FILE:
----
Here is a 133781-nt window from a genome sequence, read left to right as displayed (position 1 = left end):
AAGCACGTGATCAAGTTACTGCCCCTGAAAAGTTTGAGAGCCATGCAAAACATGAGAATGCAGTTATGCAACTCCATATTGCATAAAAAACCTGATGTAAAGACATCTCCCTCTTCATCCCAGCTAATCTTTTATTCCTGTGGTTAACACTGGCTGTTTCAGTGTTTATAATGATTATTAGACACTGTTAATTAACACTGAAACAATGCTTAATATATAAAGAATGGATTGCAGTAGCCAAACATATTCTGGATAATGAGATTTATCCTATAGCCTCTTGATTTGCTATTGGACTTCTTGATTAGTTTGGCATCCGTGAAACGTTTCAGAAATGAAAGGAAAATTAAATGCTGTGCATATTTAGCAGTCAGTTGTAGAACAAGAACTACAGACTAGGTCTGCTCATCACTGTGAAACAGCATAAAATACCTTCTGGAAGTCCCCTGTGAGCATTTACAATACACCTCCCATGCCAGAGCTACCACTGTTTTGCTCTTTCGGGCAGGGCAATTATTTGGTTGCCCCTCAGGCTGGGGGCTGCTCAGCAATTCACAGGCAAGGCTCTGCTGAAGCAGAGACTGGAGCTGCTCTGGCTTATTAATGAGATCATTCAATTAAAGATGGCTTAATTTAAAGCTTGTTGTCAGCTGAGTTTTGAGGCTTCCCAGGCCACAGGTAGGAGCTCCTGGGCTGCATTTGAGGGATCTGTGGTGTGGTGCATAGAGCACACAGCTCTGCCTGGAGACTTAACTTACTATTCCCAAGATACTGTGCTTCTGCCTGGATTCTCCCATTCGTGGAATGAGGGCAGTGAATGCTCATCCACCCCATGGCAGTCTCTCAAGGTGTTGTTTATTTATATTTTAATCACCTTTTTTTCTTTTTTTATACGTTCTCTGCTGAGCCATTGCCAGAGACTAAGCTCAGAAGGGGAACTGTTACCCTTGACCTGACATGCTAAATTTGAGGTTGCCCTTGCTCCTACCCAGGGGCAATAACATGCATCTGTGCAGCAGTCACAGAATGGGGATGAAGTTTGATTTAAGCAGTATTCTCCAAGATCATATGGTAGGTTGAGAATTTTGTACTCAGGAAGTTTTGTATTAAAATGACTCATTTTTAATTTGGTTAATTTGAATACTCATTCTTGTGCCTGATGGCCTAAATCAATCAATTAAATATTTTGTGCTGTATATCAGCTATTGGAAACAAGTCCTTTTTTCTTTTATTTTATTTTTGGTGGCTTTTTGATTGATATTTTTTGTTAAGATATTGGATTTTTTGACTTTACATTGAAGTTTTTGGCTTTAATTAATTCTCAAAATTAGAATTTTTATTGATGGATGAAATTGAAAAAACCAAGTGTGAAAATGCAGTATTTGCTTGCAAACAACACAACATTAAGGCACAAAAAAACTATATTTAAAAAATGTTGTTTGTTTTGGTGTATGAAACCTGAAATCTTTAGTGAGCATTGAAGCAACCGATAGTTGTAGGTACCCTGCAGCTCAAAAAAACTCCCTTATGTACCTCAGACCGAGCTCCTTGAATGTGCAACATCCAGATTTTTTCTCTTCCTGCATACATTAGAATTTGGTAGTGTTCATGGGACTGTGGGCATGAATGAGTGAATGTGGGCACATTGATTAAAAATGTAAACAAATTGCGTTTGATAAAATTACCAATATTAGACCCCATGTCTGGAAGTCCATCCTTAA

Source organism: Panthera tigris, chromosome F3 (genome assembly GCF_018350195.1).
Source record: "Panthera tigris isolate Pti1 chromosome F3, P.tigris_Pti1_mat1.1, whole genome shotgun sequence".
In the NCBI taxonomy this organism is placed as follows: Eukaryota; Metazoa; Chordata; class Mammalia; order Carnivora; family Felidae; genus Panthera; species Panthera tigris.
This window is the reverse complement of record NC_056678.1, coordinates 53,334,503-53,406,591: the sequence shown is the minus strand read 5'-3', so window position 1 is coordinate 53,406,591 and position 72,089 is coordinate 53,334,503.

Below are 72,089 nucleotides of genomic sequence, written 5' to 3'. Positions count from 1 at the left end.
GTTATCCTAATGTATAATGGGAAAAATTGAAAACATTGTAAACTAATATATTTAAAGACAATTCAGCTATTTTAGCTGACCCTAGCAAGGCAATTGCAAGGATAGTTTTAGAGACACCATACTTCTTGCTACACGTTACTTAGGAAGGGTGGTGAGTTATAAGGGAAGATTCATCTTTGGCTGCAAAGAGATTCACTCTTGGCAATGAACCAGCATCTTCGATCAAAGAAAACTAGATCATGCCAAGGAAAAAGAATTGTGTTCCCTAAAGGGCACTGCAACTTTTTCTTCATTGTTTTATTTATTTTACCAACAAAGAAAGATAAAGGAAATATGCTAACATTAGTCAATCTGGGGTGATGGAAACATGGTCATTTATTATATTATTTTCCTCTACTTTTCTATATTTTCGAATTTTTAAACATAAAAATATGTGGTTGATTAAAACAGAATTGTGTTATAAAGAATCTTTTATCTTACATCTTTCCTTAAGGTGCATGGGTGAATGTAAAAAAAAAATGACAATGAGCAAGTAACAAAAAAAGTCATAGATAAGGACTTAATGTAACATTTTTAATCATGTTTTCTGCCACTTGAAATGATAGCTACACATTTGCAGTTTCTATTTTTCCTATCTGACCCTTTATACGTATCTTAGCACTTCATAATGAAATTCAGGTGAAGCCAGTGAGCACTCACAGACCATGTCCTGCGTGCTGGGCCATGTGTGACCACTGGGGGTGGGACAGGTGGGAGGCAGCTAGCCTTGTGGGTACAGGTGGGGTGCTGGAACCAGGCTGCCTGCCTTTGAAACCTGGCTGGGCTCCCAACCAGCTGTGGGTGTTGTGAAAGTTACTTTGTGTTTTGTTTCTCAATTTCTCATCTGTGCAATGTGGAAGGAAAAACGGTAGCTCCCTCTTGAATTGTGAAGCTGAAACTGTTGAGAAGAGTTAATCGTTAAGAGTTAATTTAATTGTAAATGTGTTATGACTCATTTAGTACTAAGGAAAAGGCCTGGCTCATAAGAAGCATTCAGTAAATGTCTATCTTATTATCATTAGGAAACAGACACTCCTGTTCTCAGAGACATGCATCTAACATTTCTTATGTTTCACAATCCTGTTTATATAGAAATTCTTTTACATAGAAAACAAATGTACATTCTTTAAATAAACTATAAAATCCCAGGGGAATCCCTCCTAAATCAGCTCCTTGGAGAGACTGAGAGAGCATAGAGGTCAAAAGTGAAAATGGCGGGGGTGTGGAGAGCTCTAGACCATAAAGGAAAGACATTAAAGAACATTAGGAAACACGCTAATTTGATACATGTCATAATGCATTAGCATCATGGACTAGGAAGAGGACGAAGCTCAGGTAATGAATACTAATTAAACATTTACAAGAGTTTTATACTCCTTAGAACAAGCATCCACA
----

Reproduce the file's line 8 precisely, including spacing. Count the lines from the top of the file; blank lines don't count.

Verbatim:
GTTATCCTAATGTATAATGGGAAAAATTGAAAACATTGTAAACTAATATATTTAAAGACAATTCAGCTATTTTAGCTGACCCTAGCAAGGCAATTGCAAGGATAGTTTTAGAGACACCATACTTCTTGCTACACGTTACTTAGGAAGGGTGGTGAGTTATAAGGGAAGATTCATCTTTGGCTGCAAAGAGATTCACTCTTGGCAATGAACCAGCATCTTCGATCAAAGAAAACTAGATCATGCCAAGGAAAAAGAATTGTGTTCCCTAAAGGGCACTGCAACTTTTTCTTCATTGTTTTATTTATTTTACCAACAAAGAAAGATAAAGGAAATATGCTAACATTAGTCAATCTGGGGTGATGGAAACATGGTCATTTATTATATTATTTTCCTCTACTTTTCTATATTTTCGAATTTTTAAACATAAAAATATGTGGTTGATTAAAACAGAATTGTGTTATAAAGAATCTTTTATCTTACATCTTTCCTTAAGGTGCATGGGTGAATGTAAAAAAAAAATGACAATGAGCAAGTAACAAAAAAAGTCATAGATAAGGACTTAATGTAACATTTTTAATCATGTTTTCTGCCACTTGAAATGATAGCTACACATTTGCAGTTTCTATTTTTCCTATCTGACCCTTTATACGTATCTTAGCACTTCATAATGAAATTCAGGTGAAGCCAGTGAGCACTCACAGACCATGTCCTGCGTGCTGGGCCATGTGTGACCACTGGGGGTGGGACAGGTGGGAGGCAGCTAGCCTTGTGGGTACAGGTGGGGTGCTGGAACCAGGCTGCCTGCCTTTGAAACCTGGCTGGGCTCCCAACCAGCTGTGGGTGTTGTGAAAGTTACTTTGTGTTTTGTTTCTCAATTTCTCATCTGTGCAATGTGGAAGGAAAAACGGTAGCTCCCTCTTGAATTGTGAAGCTGAAACTGTTGAGAAGAGTTAATCGTTAAGAGTTAATTTAATTGTAAATGTGTTATGACTCATTTAGTACTAAGGAAAAGGCCTGGCTCATAAGAAGCATTCAGTAAATGTCTATCTTATTATCATTAGGAAACAGACACTCCTGTTCTCAGAGACATGCATCTAACATTTCTTATGTTTCACAATCCTGTTTATATAGAAATTCTTTTACATAGAAAACAAATGTACATTCTTTAAATAAACTATAAAATCCCAGGGGAATCCCTCCTAAATCAGCTCCTTGGAGAGACTGAGAGAGCATAGAGGTCAAAAGTGAAAATGGCGGGGGTGTGGAGAGCTCTAGACCATAAAGGAAAGACATTAAAGAACATTAGGAAACACGCTAATTTGATACATGTCATAATGCATTAGCATCATGGACTAGGAAGAGGACGAAGCTCAGGTAATGAATACTAATTAAACATTTACAAGAGTTTTATACTCCTTAGAACAAGCATCCACA